10.51 p.m.

I put a point and I understood I was to have an answer. It seems to me that "protected accommodation" is the vaguest of terms, covering anything from a bird's nest, in certain circumstances, particularly if it has an earth reinforcement below it. It is a meaningless term as it stands. Is there any definition? Otherwise, it seems that the powers being asked for are wider than has been represented. What is "protected accommodation"? Does it mean protected physically, or militarily; protected by police, protected by law, protected by Regulations, or what? It is a vague term, indeed.

I am not pressing the matter. One knows that the administration of these Regulations will be subject to a good deal of supervision and that plans have to be submitted, but it seems to me a little bit hard if that is the position, for the Joint Under-Secretary of State to come and say, "I am asking for powers." In my view, what we want is some concrete headquarters, because we want adequate protection for the police in a bombing raid. Everyone agrees that that is necessary and desirable.

Under this term, the protection can be at any constable's house, or in any street or place or any side-street, and reserved for the police. It can be in any Anderson shelter—I am sorry, Waverley shelter—or any of the other various places used from time to time. I should have thought that the Joint Under-Secretary would have said that these words have a meaning, that they were put in because they have one, that this is what was meant, and that this was how it came about.

10.53 p.m.

I think the hon. Member is making a mountain out of a molehill. These words have a perfectly plain meaning and are not in any sense terms of art. I should have thought it was unnecessary to define words of plain meaning.

Does this mean that the hon. Gentleman is going to tell us at the end that there is no definition? That was the question I asked.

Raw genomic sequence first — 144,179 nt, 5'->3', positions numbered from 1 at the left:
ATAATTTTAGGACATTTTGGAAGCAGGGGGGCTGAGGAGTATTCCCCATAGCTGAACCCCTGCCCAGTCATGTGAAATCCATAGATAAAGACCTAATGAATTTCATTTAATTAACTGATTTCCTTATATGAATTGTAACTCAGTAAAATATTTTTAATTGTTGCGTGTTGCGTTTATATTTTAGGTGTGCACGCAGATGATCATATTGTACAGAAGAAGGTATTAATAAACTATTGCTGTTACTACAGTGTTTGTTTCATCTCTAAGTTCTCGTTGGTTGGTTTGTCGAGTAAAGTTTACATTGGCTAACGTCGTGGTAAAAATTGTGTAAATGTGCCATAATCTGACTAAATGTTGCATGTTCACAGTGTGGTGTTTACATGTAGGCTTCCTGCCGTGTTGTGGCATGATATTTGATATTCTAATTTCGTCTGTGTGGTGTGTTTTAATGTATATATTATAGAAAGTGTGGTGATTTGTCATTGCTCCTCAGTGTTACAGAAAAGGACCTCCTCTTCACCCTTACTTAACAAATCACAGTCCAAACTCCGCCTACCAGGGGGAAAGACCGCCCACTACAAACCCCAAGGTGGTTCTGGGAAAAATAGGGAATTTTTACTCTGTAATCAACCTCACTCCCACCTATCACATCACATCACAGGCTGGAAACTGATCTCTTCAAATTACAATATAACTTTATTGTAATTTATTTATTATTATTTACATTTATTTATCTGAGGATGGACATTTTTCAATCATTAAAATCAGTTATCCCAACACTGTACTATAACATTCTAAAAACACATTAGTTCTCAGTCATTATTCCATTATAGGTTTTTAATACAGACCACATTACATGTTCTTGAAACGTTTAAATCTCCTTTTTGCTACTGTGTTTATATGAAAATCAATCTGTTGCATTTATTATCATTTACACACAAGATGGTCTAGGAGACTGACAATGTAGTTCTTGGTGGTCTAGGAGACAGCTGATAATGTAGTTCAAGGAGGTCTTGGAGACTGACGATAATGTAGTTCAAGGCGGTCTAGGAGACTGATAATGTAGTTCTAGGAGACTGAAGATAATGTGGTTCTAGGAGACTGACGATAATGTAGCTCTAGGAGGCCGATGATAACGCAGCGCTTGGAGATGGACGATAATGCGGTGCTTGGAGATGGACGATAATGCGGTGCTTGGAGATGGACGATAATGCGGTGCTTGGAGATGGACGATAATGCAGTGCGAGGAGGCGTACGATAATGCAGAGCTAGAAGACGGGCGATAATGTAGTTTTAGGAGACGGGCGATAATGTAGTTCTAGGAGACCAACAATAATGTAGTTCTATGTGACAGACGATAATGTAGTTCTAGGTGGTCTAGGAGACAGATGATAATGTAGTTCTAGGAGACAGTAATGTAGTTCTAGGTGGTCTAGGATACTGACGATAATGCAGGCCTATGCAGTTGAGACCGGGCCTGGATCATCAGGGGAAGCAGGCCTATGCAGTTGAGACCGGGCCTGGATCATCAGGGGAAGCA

While the hon. Gentleman was speaking, I had the point checked and there is no definition. I submit that the words are perfectly clear and that the hon. Gentleman himself has suggested a number of quite desirable means of protecting a house. If it is necessary to protect a house to ensure that the police are able to carry out their duties under air raid conditions, I submit that the House would wish to see that was done, and would wish that expenditure to be met properly from Civil Defence, and not from police, sources.

10.55 p.m.

I am glad that these Regulations are being brought forward, and may I say that I hope that these definitions will be kept as wide as possible, because the Regulations may have to be used—I hope they will not— in the circumstances of war, when, of course, we cannot say what will have to be met or what the exact needs will be. During the 1939–1945 war, this kind of thing grew in complexity and variety as the campaigns proceeded and more devilish instruments were invented by the enemy.

I think the police may find that in certain areas they will have to adopt forms of protection that we cannot possibly foresee now. Therefore, while I think my hon. Friend the Member for Oldham, West (Mr. Hale) was well advised to raise his point, and get an answer from the hon. Gentleman, I am rather surprised that the hon. Gentleman had to consult the Box before he could supply an answer—the answer that I know he would get.

I think the Regulations are to be welcomed. I hope that they will give reassurance to those people who have joined the police and are entitled to have any protection that the circumstances of the particular time may render necessary.

Question put, and agreed to.

Resolved:

That the Draft Civil Defence (Police) Regulations, 1952, a copy of which was laid before this House on 19th February, be approved.
Draft Civil Defence (Police) (Scotland) Regulations, 1952 [copy presented 19th February], approved.—[Mr. Henderson Stewart.]